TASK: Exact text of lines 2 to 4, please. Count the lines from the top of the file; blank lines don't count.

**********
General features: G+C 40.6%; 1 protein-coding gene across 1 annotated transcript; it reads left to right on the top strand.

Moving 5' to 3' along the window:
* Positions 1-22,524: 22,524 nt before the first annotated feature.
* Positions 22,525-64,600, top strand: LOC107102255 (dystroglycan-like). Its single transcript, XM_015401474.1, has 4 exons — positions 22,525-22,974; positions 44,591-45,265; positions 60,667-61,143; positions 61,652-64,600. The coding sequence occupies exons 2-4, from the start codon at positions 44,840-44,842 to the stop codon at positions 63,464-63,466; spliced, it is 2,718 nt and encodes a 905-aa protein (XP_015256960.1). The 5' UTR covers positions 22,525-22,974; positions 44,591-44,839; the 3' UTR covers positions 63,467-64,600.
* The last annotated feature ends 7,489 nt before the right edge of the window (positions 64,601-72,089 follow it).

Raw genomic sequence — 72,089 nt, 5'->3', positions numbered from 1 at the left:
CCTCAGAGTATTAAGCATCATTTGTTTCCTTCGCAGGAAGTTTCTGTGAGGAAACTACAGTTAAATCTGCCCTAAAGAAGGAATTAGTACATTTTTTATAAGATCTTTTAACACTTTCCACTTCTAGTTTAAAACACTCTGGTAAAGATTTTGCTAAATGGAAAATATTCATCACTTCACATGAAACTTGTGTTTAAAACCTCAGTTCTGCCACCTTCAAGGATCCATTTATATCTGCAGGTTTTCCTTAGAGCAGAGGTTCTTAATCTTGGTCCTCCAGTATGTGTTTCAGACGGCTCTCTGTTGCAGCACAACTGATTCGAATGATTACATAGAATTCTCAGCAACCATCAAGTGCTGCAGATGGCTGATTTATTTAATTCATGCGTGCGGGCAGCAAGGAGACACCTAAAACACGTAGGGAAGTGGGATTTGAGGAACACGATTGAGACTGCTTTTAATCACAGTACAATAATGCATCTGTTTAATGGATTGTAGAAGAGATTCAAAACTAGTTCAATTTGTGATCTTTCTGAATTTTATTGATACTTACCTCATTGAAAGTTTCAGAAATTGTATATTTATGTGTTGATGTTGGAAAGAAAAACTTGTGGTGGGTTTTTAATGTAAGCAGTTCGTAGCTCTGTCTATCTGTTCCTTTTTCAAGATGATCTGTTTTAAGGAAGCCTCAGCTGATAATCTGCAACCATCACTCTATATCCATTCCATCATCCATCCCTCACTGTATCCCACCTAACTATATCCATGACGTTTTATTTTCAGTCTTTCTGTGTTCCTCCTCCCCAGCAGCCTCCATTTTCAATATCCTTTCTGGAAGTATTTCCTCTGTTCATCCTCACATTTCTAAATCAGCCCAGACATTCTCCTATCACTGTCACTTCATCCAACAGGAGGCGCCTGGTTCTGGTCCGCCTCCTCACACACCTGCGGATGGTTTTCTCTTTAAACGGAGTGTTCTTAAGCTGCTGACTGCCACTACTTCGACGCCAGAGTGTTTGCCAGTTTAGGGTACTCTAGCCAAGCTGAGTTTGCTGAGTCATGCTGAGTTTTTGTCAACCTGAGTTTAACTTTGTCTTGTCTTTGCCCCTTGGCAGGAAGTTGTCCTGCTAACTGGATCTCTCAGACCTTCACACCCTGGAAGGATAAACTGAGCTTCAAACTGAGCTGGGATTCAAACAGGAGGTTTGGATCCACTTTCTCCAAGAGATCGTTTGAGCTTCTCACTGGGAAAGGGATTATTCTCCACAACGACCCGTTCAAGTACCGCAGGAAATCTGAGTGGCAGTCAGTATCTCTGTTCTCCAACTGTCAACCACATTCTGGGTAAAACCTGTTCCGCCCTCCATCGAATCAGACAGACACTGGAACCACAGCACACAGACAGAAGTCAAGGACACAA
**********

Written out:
Moving 5' to 3' along the window:
* Positions 1-22,524: 22,524 nt before the first annotated feature.
* Positions 22,525-64,600, top strand: LOC107102255 (dystroglycan-like). Its single transcript, XM_015401474.1, has 4 exons — positions 22,525-22,974; positions 44,591-45,265; positions 60,667-61,143; positions 61,652-64,600. The coding sequence occupies exons 2-4, from the start codon at positions 44,840-44,842 to the stop codon at positions 63,464-63,466; spliced, it is 2,718 nt and encodes a 905-aa protein (XP_015256960.1). The 5' UTR covers positions 22,525-22,974; positions 44,591-44,839; the 3' UTR covers positions 63,467-64,600.